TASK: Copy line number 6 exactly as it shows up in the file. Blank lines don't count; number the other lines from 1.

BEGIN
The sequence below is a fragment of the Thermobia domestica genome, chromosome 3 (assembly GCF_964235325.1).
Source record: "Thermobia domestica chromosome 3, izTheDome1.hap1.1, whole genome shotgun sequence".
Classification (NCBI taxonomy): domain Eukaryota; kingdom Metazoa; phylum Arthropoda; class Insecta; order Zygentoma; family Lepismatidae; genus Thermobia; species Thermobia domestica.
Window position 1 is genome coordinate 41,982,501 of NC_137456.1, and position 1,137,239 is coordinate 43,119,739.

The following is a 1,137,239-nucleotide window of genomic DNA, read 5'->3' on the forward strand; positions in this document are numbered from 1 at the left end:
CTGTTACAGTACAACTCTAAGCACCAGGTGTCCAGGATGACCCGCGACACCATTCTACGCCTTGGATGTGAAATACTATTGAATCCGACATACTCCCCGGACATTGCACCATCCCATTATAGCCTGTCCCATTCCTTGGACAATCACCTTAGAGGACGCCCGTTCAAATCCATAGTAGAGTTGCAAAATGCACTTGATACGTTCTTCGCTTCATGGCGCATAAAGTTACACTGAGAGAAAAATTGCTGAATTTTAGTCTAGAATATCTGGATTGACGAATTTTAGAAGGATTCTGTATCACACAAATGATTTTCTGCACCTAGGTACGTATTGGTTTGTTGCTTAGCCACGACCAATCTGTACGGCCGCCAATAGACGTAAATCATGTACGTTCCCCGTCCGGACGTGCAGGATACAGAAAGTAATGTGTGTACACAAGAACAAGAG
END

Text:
CTGTTACAGTACAACTCTAAGCACCAGGTGTCCAGGATGACCCGCGACACCATTCTACGCCTTGGATGTGAAATACTATTGAATCCGACATACTCCCCGGACATTGCACCATCCCATTATAGCCTGTCCCATTCCTTGGACAATCACCTTAGAGGACGCCCGTTCAAATCCATAGTAGAGTTGCAAAATGCACTTGATACGTTCTTCGCTTCATGGCGCATAAAGTTACACTGAGAGAAAAATTGCTGAATTTTAGTCTAGAATATCTGGATTGACGAATTTTAGAAGGATTCTGTATCACACAAATGATTTTCTGCACCTAGGTACGTATTGGTTTGTTGCTTAGCCACGACCAATCTGTACGGCCGCCAATAGACGTAAATCATGTACGTTCCCCGTCCGGACGTGCAGGATACAGAAAGTAATGTGTGTACACAAGAACAAGAG